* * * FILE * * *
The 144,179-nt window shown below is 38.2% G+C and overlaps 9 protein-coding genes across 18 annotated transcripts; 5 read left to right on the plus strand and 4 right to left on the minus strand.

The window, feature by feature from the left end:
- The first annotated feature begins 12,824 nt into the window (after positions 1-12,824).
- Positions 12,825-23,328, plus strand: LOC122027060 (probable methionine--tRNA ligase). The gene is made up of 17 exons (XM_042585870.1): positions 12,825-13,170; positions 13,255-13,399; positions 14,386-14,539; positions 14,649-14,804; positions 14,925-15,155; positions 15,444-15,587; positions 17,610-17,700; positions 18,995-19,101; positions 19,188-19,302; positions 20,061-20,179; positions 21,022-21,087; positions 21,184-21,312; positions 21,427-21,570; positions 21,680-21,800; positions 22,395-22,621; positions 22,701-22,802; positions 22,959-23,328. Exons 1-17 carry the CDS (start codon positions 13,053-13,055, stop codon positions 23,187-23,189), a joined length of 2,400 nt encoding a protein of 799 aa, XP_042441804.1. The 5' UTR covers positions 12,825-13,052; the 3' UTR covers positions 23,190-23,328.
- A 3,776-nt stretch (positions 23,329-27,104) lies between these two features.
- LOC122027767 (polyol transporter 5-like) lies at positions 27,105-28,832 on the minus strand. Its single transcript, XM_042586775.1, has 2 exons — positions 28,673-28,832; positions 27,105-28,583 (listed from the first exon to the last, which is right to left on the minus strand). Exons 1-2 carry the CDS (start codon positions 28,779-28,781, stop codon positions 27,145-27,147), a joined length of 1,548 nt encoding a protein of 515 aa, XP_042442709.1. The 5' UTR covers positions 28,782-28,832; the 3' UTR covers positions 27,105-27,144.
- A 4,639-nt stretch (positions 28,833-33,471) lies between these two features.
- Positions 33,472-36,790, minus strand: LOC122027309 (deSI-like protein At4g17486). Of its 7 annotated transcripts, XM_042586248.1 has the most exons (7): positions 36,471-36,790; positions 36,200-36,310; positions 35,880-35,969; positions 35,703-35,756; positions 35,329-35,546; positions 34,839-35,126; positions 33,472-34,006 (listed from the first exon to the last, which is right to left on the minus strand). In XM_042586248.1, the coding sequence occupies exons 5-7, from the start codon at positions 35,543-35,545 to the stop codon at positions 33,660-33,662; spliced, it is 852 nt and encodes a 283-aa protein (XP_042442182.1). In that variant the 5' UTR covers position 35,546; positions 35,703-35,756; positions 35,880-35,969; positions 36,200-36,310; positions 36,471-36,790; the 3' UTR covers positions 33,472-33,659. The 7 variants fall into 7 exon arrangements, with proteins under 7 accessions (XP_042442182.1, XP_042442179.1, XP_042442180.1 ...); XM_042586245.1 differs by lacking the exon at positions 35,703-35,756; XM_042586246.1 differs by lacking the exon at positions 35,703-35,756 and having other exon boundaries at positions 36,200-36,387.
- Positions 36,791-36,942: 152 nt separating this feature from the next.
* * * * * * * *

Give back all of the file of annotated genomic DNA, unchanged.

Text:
The 144,179-nt window shown below is 38.2% G+C and overlaps 9 protein-coding genes across 18 annotated transcripts; 5 read left to right on the plus strand and 4 right to left on the minus strand.

The window, feature by feature from the left end:
- The first annotated feature begins 12,824 nt into the window (after positions 1-12,824).
- Positions 12,825-23,328, plus strand: LOC122027060 (probable methionine--tRNA ligase). The gene is made up of 17 exons (XM_042585870.1): positions 12,825-13,170; positions 13,255-13,399; positions 14,386-14,539; positions 14,649-14,804; positions 14,925-15,155; positions 15,444-15,587; positions 17,610-17,700; positions 18,995-19,101; positions 19,188-19,302; positions 20,061-20,179; positions 21,022-21,087; positions 21,184-21,312; positions 21,427-21,570; positions 21,680-21,800; positions 22,395-22,621; positions 22,701-22,802; positions 22,959-23,328. Exons 1-17 carry the CDS (start codon positions 13,053-13,055, stop codon positions 23,187-23,189), a joined length of 2,400 nt encoding a protein of 799 aa, XP_042441804.1. The 5' UTR covers positions 12,825-13,052; the 3' UTR covers positions 23,190-23,328.
- A 3,776-nt stretch (positions 23,329-27,104) lies between these two features.
- LOC122027767 (polyol transporter 5-like) lies at positions 27,105-28,832 on the minus strand. Its single transcript, XM_042586775.1, has 2 exons — positions 28,673-28,832; positions 27,105-28,583 (listed from the first exon to the last, which is right to left on the minus strand). Exons 1-2 carry the CDS (start codon positions 28,779-28,781, stop codon positions 27,145-27,147), a joined length of 1,548 nt encoding a protein of 515 aa, XP_042442709.1. The 5' UTR covers positions 28,782-28,832; the 3' UTR covers positions 27,105-27,144.
- A 4,639-nt stretch (positions 28,833-33,471) lies between these two features.
- Positions 33,472-36,790, minus strand: LOC122027309 (deSI-like protein At4g17486). Of its 7 annotated transcripts, XM_042586248.1 has the most exons (7): positions 36,471-36,790; positions 36,200-36,310; positions 35,880-35,969; positions 35,703-35,756; positions 35,329-35,546; positions 34,839-35,126; positions 33,472-34,006 (listed from the first exon to the last, which is right to left on the minus strand). In XM_042586248.1, the coding sequence occupies exons 5-7, from the start codon at positions 35,543-35,545 to the stop codon at positions 33,660-33,662; spliced, it is 852 nt and encodes a 283-aa protein (XP_042442182.1). In that variant the 5' UTR covers position 35,546; positions 35,703-35,756; positions 35,880-35,969; positions 36,200-36,310; positions 36,471-36,790; the 3' UTR covers positions 33,472-33,659. The 7 variants fall into 7 exon arrangements, with proteins under 7 accessions (XP_042442182.1, XP_042442179.1, XP_042442180.1 ...); XM_042586245.1 differs by lacking the exon at positions 35,703-35,756; XM_042586246.1 differs by lacking the exon at positions 35,703-35,756 and having other exon boundaries at positions 36,200-36,387.
- Positions 36,791-36,942: 152 nt separating this feature from the next.